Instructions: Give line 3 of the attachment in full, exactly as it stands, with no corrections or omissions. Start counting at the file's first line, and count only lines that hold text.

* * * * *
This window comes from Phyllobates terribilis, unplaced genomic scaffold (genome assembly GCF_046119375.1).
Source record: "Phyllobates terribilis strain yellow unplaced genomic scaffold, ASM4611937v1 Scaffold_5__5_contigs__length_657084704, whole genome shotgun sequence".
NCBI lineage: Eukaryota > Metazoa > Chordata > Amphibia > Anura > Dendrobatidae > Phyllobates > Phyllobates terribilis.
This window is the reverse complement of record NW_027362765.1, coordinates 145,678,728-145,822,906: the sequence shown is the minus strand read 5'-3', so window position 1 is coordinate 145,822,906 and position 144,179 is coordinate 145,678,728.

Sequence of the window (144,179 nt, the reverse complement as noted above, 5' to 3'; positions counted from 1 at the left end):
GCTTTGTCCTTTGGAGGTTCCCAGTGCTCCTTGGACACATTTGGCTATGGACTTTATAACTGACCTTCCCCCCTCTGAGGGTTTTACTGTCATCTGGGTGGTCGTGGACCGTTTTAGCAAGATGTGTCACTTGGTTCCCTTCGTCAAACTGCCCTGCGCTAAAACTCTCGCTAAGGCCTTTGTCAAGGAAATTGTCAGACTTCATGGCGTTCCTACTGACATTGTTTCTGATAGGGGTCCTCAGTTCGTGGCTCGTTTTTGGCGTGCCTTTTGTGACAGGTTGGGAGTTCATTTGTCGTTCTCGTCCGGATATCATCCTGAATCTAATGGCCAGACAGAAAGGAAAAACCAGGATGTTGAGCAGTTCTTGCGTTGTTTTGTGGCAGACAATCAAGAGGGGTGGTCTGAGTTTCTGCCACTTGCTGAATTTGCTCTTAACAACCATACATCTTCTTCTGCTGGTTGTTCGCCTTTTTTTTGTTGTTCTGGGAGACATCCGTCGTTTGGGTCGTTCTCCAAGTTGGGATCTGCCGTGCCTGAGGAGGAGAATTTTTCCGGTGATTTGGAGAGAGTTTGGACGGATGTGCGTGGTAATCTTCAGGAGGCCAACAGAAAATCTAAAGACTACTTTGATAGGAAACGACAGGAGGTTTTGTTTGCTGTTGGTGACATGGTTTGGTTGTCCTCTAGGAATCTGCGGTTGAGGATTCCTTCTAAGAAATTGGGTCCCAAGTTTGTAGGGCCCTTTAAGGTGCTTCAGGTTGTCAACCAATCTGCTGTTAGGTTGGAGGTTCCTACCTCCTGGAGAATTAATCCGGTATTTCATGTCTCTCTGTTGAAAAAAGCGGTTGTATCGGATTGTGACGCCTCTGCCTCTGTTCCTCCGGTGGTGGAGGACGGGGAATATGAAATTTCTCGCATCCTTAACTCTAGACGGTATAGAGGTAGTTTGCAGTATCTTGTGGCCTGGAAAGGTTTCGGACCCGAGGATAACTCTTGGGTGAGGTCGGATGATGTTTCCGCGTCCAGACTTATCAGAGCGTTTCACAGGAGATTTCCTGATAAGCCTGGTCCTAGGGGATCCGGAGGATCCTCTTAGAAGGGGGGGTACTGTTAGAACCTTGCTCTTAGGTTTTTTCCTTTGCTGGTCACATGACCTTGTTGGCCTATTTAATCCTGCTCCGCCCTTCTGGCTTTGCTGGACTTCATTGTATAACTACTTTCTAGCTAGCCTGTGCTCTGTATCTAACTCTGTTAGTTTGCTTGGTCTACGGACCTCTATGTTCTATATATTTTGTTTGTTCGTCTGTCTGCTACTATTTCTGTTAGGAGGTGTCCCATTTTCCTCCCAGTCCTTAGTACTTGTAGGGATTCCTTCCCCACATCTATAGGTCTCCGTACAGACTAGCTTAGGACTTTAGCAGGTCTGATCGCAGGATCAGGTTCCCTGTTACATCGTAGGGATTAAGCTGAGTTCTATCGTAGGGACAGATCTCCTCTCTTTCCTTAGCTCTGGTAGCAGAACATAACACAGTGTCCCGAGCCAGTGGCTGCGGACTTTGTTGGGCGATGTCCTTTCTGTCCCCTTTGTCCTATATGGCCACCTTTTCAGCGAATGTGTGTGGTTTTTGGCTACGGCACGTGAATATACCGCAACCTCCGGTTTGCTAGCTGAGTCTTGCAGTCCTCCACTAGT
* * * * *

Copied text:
NCBI lineage: Eukaryota > Metazoa > Chordata > Amphibia > Anura > Dendrobatidae > Phyllobates > Phyllobates terribilis.